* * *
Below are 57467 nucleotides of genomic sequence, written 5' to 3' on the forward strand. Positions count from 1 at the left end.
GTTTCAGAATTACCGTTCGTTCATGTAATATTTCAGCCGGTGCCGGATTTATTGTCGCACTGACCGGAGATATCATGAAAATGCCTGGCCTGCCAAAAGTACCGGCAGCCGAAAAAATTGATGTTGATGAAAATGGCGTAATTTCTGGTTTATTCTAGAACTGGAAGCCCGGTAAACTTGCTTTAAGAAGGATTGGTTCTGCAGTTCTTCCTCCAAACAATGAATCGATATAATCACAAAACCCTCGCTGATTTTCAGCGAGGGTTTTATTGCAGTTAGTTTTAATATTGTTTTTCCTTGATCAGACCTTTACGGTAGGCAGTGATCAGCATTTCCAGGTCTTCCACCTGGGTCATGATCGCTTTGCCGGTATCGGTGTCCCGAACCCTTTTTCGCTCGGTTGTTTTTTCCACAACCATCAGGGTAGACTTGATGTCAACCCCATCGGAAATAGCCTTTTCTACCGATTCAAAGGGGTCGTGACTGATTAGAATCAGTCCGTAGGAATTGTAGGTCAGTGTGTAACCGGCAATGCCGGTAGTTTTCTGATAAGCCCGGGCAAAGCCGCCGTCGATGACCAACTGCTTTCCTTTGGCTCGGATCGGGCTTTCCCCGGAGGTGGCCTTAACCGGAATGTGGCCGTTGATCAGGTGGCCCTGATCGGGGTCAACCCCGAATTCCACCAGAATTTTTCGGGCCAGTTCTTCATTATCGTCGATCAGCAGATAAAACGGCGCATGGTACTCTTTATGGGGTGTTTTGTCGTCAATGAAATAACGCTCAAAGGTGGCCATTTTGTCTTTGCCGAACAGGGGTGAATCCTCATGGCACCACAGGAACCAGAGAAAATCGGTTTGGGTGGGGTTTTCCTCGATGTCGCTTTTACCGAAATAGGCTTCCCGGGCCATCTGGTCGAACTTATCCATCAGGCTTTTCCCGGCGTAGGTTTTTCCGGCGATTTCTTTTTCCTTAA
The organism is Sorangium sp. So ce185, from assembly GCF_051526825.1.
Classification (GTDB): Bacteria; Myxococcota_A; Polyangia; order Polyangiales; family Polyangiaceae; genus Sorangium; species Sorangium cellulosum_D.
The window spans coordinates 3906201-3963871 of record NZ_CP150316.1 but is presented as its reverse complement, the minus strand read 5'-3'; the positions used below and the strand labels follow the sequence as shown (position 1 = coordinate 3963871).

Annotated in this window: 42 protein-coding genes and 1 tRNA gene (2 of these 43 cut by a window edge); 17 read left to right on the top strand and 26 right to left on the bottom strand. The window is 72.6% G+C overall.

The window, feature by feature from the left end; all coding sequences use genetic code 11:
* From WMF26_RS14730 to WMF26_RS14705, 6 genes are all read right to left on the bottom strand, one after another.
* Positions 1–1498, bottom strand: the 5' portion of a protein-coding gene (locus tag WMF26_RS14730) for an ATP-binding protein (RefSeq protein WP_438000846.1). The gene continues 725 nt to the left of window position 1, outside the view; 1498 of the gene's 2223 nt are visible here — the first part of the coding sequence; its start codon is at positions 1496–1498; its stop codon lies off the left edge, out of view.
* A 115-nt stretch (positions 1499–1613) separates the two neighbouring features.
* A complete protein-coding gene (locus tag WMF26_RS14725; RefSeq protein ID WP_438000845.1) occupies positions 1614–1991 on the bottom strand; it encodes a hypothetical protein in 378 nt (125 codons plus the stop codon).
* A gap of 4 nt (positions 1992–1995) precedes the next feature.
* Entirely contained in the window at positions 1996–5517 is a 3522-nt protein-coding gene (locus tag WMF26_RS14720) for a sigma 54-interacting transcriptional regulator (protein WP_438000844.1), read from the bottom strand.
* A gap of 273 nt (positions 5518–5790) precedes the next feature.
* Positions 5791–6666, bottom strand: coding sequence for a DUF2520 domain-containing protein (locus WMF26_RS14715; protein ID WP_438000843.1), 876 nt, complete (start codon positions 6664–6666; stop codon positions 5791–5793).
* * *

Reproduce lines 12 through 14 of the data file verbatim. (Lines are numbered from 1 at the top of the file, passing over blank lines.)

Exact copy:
* A gap of 4 nt (positions 1992–1995) precedes the next feature.
* Entirely contained in the window at positions 1996–5517 is a 3522-nt protein-coding gene (locus tag WMF26_RS14720) for a sigma 54-interacting transcriptional regulator (protein WP_438000844.1), read from the bottom strand.
* A gap of 273 nt (positions 5518–5790) precedes the next feature.